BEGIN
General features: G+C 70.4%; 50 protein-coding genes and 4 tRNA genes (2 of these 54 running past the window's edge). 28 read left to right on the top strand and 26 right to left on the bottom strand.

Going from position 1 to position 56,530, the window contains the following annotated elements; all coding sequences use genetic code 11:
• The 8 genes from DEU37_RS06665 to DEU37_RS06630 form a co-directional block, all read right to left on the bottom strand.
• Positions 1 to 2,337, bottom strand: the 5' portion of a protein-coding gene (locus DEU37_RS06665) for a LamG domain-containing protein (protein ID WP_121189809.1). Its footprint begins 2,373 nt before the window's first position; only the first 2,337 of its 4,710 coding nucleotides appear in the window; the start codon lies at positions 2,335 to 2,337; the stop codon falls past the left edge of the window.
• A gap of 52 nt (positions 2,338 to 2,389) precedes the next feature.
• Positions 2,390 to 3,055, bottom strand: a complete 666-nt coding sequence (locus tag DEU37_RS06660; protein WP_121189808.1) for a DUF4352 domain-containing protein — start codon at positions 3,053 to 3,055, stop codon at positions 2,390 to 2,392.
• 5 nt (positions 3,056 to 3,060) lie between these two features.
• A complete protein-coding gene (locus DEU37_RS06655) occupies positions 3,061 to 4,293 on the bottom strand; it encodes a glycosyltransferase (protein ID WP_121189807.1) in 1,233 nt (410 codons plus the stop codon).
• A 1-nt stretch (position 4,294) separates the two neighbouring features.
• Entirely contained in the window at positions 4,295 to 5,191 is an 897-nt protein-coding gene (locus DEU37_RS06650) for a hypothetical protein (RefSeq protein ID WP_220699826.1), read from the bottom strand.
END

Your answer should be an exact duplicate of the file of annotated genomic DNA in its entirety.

General features: G+C 70.4%; 50 protein-coding genes and 4 tRNA genes (2 of these 54 running past the window's edge). 28 read left to right on the top strand and 26 right to left on the bottom strand.

Going from position 1 to position 56,530, the window contains the following annotated elements; all coding sequences use genetic code 11:
• The 8 genes from DEU37_RS06665 to DEU37_RS06630 form a co-directional block, all read right to left on the bottom strand.
• Positions 1 to 2,337, bottom strand: the 5' portion of a protein-coding gene (locus DEU37_RS06665) for a LamG domain-containing protein (protein ID WP_121189809.1). Its footprint begins 2,373 nt before the window's first position; only the first 2,337 of its 4,710 coding nucleotides appear in the window; the start codon lies at positions 2,335 to 2,337; the stop codon falls past the left edge of the window.
• A gap of 52 nt (positions 2,338 to 2,389) precedes the next feature.
• Positions 2,390 to 3,055, bottom strand: a complete 666-nt coding sequence (locus tag DEU37_RS06660; protein WP_121189808.1) for a DUF4352 domain-containing protein — start codon at positions 3,053 to 3,055, stop codon at positions 2,390 to 2,392.
• 5 nt (positions 3,056 to 3,060) lie between these two features.
• A complete protein-coding gene (locus DEU37_RS06655) occupies positions 3,061 to 4,293 on the bottom strand; it encodes a glycosyltransferase (protein ID WP_121189807.1) in 1,233 nt (410 codons plus the stop codon).
• A 1-nt stretch (position 4,294) separates the two neighbouring features.
• Entirely contained in the window at positions 4,295 to 5,191 is an 897-nt protein-coding gene (locus DEU37_RS06650) for a hypothetical protein (RefSeq protein ID WP_220699826.1), read from the bottom strand.